Doyle said he hopes the remains of the boy will be put back into the ground this spring or summer, although there are many details that still need to be worked out, such as who will pay for the reburial.

“The main thing we need right now is some funding,” Doyle said. “We have the medicine man and the support from the other tribes. All the pieces are in place.”

The boy will be reburied in the bluff in the Shields Valley between the Crazy Mountains and the Bangtail Range where he was accidentally discovered more than 40 years ago. The site is marked with a diamond sign that states, “The location where it was found May 1968.”

Although Doyle and Sarah Anzick approached Montana’s Burial Preservation Board, the group responsible for dealing with Native American remains found in Montana after 1991, the board said they had no jurisdiction and could only advise the Anzick family in dealing with the child’s remains, according to a statement provided by Sheryl Olson, chief program and information officer. 

Doyle said Montana tribes are strapped for cash, but is hopeful some other funding source can be found.

Eske Willerslev, the Danish geneticist who has been studying the boy’s genome, said the researchers agreed reburying the remains was their moral obligation.

“As a scientist, I can’t say that it doesn’t hurt my heart a little bit that this is going back into the ground, but as a human being I completely understand and appreciate that these people want it reburied and that they feel strongly about it.”

From here on out, the researchers said, all archeologists working on paleolithic remains in the Americas will have to assume they are related to Native Americans. They said they hope researchers who follow will also work with tribes.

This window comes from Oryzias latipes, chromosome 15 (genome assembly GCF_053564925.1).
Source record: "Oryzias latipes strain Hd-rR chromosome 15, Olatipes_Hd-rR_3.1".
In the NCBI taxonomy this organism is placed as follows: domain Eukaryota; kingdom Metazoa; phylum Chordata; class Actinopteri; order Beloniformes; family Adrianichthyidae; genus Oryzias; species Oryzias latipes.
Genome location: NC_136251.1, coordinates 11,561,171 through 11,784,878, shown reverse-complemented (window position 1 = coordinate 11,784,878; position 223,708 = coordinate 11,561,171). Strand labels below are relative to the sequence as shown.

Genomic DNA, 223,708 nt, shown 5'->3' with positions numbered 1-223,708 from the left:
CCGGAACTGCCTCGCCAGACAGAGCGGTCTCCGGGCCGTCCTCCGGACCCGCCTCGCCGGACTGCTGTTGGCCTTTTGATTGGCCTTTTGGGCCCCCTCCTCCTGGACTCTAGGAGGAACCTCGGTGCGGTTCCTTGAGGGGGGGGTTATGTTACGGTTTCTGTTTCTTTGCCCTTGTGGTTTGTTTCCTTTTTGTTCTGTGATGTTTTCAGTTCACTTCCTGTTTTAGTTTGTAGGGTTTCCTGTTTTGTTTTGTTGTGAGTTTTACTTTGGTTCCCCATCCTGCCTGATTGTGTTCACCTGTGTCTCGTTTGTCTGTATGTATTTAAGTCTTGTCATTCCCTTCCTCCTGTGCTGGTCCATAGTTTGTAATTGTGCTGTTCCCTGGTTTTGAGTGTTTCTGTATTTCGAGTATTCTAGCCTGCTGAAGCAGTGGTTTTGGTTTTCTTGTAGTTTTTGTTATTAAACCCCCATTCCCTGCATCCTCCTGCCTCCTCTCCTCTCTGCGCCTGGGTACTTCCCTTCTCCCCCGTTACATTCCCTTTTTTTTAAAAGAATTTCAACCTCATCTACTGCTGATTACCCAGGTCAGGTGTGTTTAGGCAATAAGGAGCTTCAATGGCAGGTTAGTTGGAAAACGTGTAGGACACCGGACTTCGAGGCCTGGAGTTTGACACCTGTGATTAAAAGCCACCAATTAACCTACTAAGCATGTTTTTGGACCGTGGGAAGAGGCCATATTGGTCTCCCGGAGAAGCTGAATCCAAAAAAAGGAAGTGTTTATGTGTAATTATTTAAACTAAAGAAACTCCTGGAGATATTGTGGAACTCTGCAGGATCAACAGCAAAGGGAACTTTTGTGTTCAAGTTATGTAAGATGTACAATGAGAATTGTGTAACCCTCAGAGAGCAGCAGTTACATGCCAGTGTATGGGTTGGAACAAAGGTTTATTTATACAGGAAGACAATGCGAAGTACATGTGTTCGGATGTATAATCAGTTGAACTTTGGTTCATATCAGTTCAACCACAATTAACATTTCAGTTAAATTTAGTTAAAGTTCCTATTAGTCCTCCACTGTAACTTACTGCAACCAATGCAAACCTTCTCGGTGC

“The study shows that you must assume any remains in the Americas are Native American until it’s proven differently,” Willerslev said.

Tribal historic preservation officers in the state, most of whom say visits from Doyle in 2013 were the first time they’d been informed about what was happening at the site, say they understand that a number of issues are at play in the reburial, but still hope the boy can be returned to the ground in a respectful manner.

“I think they should be reburied,” said Emerson Bull Chief, tribal historic preservation officer for the Crow Tribe. “But it’s really hard for anyone to lay claim to it. From what they were saying, the DNA has a connection to almost every tribe in North and South America. (The remains) are over 10,000 years old. There is no way anyone can actually lay claim to it.”

Conrad Fisher, historic preservation officer for the Northern Cheyenne, said tribes in Montana have never questioned that the boy is related to them. The child found at the Anzick site has been through enough, Fisher said, and deserves to be buried.

“We know where this boy came from. He came from a tribe here in native North America and this is where he belongs,” Fisher said. “We’ve known that. We are more interested in doing the right thing. And that is having a proper burial and honoring that boy.”

Fisher also said the value of the remains to scientists and collectors could become issues in the reburial of the boy. 

“We know that this is an old specimen and for whatever reason, people still have a fascination for Native American stuff,” Fisher said. “There’s no guarantee that the reburial will safeguard the remains.”

There have been several reburials of Native American remains in Montana following the passage of national and state laws protecting burial sites. Notably, In 1994, Chief Pretty Eagle was reburied at Crow Agency. Pretty Eagle, who died in 1903, was among 60 tribal members who were removed from burial sites along the Bighorn River in the early 1900s by Bighorn County Sanitarian Dr. W. A Russell, according to the National Park Service website. Russell sold the remains to museums, some for less than $500. Pretty Eagle’s skull eventually ended up in the Museum of Natural History in New York. 

The researchers stress that science’s relationship with tribes has come a long way since then.

“I’ve always felt that they needed to be returned to the ground,” said Sarah Anzick. “It’s just the right thing to do. As a scientist, I also think everybody has a right to know who this individual is.”

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Natalie Storey may be reached at nstorey@livent.net.